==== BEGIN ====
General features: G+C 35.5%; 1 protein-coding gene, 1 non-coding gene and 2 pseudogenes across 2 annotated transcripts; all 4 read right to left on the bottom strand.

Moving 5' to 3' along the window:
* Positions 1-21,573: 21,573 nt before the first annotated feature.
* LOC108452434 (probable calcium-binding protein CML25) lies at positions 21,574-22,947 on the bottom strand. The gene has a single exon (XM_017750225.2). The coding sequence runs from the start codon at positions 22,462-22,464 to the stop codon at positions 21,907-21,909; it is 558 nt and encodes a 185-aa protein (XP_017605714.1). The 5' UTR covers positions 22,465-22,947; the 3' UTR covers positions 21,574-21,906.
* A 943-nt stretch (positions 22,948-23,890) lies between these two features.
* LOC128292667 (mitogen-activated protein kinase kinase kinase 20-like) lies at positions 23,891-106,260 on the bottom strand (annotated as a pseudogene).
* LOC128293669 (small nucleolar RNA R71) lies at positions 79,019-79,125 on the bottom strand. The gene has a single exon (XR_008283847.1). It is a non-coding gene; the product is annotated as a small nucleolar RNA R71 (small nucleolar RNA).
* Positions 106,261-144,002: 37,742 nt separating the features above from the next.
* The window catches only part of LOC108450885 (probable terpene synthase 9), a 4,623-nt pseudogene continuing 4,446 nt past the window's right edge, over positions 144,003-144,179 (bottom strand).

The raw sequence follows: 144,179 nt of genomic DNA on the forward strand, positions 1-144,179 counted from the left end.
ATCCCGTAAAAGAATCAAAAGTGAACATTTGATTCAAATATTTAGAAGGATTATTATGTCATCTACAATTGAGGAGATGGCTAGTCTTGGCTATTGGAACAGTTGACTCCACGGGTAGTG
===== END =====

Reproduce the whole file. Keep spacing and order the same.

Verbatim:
General features: G+C 35.5%; 1 protein-coding gene, 1 non-coding gene and 2 pseudogenes across 2 annotated transcripts; all 4 read right to left on the bottom strand.

Moving 5' to 3' along the window:
* Positions 1-21,573: 21,573 nt before the first annotated feature.
* LOC108452434 (probable calcium-binding protein CML25) lies at positions 21,574-22,947 on the bottom strand. The gene has a single exon (XM_017750225.2). The coding sequence runs from the start codon at positions 22,462-22,464 to the stop codon at positions 21,907-21,909; it is 558 nt and encodes a 185-aa protein (XP_017605714.1). The 5' UTR covers positions 22,465-22,947; the 3' UTR covers positions 21,574-21,906.
* A 943-nt stretch (positions 22,948-23,890) lies between these two features.
* LOC128292667 (mitogen-activated protein kinase kinase kinase 20-like) lies at positions 23,891-106,260 on the bottom strand (annotated as a pseudogene).
* LOC128293669 (small nucleolar RNA R71) lies at positions 79,019-79,125 on the bottom strand. The gene has a single exon (XR_008283847.1). It is a non-coding gene; the product is annotated as a small nucleolar RNA R71 (small nucleolar RNA).
* Positions 106,261-144,002: 37,742 nt separating the features above from the next.
* The window catches only part of LOC108450885 (probable terpene synthase 9), a 4,623-nt pseudogene continuing 4,446 nt past the window's right edge, over positions 144,003-144,179 (bottom strand).

The raw sequence follows: 144,179 nt of genomic DNA on the forward strand, positions 1-144,179 counted from the left end.
ATCCCGTAAAAGAATCAAAAGTGAACATTTGATTCAAATATTTAGAAGGATTATTATGTCATCTACAATTGAGGAGATGGCTAGTCTTGGCTATTGGAACAGTTGACTCCACGGGTAGTG